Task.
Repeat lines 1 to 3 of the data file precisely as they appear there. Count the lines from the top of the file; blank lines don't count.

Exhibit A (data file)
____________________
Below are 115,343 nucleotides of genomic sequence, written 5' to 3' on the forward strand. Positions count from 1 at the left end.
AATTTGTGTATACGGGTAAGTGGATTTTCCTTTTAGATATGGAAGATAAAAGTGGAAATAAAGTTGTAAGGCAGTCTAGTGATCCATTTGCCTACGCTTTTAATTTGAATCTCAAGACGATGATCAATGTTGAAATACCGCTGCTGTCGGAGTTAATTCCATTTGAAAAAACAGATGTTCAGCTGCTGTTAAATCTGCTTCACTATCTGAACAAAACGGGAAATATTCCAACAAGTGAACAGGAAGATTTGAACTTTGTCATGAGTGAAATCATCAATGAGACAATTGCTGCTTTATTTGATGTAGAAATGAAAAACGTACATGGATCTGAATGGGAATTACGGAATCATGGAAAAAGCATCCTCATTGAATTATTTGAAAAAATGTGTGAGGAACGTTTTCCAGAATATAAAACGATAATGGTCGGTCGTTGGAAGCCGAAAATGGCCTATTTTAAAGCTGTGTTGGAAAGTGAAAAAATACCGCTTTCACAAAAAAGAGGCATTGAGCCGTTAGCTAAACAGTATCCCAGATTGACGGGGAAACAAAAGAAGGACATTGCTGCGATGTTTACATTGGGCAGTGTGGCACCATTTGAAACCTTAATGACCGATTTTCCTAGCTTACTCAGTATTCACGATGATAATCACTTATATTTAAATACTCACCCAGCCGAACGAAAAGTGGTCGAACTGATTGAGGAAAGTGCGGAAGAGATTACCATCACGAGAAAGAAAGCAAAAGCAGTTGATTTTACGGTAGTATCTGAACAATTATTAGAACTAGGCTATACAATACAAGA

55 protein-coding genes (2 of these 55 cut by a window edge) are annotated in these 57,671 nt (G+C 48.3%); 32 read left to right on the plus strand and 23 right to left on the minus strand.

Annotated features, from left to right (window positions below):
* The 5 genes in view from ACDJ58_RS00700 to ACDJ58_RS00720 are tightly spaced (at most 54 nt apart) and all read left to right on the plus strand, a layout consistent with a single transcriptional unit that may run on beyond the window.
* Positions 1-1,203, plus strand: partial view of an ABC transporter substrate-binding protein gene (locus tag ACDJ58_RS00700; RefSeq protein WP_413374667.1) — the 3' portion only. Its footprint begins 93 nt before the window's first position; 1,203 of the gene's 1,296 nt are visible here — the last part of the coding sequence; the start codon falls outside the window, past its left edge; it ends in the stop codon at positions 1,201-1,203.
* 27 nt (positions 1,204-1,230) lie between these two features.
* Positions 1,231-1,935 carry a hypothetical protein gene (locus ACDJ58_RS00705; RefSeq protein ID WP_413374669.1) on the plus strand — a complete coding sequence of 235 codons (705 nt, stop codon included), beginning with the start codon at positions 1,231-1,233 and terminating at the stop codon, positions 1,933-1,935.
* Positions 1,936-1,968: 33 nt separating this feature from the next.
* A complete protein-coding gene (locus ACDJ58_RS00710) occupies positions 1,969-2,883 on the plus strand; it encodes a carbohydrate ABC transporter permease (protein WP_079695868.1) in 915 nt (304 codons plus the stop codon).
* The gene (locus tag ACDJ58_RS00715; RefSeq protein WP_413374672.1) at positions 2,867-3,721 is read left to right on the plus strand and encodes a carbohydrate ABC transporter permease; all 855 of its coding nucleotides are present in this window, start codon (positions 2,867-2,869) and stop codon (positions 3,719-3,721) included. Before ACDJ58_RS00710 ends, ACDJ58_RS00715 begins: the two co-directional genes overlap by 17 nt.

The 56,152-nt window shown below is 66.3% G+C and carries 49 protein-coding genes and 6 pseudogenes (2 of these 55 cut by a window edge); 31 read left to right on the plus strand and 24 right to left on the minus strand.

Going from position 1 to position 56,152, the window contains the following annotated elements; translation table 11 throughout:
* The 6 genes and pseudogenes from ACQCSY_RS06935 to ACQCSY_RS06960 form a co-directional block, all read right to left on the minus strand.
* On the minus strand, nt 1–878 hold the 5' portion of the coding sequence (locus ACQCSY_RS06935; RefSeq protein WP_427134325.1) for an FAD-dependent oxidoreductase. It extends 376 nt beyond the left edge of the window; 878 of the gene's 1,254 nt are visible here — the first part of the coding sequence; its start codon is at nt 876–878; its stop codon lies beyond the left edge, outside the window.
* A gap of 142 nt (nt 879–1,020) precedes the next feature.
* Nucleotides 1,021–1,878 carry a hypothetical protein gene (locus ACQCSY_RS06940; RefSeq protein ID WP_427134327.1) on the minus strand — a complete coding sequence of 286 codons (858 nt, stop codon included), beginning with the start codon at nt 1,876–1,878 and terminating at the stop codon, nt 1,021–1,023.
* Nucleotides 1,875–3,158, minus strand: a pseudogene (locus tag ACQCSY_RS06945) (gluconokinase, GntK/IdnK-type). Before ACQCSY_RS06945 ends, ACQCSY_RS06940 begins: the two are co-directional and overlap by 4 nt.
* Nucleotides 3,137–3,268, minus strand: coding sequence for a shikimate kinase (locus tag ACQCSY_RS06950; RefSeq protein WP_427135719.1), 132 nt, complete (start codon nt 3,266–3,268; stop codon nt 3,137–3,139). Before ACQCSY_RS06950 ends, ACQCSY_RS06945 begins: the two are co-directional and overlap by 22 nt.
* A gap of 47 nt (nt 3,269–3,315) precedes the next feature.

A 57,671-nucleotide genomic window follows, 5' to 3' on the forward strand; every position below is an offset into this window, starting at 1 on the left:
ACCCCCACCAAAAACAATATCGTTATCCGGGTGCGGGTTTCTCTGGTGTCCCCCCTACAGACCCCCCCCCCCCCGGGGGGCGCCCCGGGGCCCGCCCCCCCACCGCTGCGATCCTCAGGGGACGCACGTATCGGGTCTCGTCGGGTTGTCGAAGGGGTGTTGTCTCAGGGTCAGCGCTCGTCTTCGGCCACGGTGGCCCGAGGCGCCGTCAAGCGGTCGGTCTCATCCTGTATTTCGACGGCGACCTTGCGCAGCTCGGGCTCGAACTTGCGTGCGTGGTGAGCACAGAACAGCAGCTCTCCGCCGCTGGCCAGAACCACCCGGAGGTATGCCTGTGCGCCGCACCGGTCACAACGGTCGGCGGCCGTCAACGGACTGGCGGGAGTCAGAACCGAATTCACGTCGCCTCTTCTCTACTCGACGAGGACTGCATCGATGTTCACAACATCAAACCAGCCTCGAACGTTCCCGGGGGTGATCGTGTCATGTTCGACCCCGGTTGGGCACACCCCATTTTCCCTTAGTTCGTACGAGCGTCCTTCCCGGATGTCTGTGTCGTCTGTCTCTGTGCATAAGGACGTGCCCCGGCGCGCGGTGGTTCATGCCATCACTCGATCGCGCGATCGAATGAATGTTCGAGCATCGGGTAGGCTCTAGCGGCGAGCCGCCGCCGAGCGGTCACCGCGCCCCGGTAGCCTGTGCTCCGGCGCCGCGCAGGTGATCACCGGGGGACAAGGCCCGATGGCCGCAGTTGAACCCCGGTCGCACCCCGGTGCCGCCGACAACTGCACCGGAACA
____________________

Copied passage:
Below are 115,343 nucleotides of genomic sequence, written 5' to 3' on the forward strand. Positions count from 1 at the left end.
AATTTGTGTATACGGGTAAGTGGATTTTCCTTTTAGATATGGAAGATAAAAGTGGAAATAAAGTTGTAAGGCAGTCTAGTGATCCATTTGCCTACGCTTTTAATTTGAATCTCAAGACGATGATCAATGTTGAAATACCGCTGCTGTCGGAGTTAATTCCATTTGAAAAAACAGATGTTCAGCTGCTGTTAAATCTGCTTCACTATCTGAACAAAACGGGAAATATTCCAACAAGTGAACAGGAAGATTTGAACTTTGTCATGAGTGAAATCATCAATGAGACAATTGCTGCTTTATTTGATGTAGAAATGAAAAACGTACATGGATCTGAATGGGAATTACGGAATCATGGAAAAAGCATCCTCATTGAATTATTTGAAAAAATGTGTGAGGAACGTTTTCCAGAATATAAAACGATAATGGTCGGTCGTTGGAAGCCGAAAATGGCCTATTTTAAAGCTGTGTTGGAAAGTGAAAAAATACCGCTTTCACAAAAAAGAGGCATTGAGCCGTTAGCTAAACAGTATCCCAGATTGACGGGGAAACAAAAGAAGGACATTGCTGCGATGTTTACATTGGGCAGTGTGGCACCATTTGAAACCTTAATGACCGATTTTCCTAGCTTACTCAGTATTCACGATGATAATCACTTATATTTAAATACTCACCCAGCCGAACGAAAAGTGGTCGAACTGATTGAGGAAAGTGCGGAAGAGATTACCATCACGAGAAAGAAAGCAAAAGCAGTTGATTTTACGGTAGTATCTGAACAATTATTAGAACTAGGCTATACAATACAAGA

55 protein-coding genes (2 of these 55 cut by a window edge) are annotated in these 57,671 nt (G+C 48.3%); 32 read left to right on the plus strand and 23 right to left on the minus strand.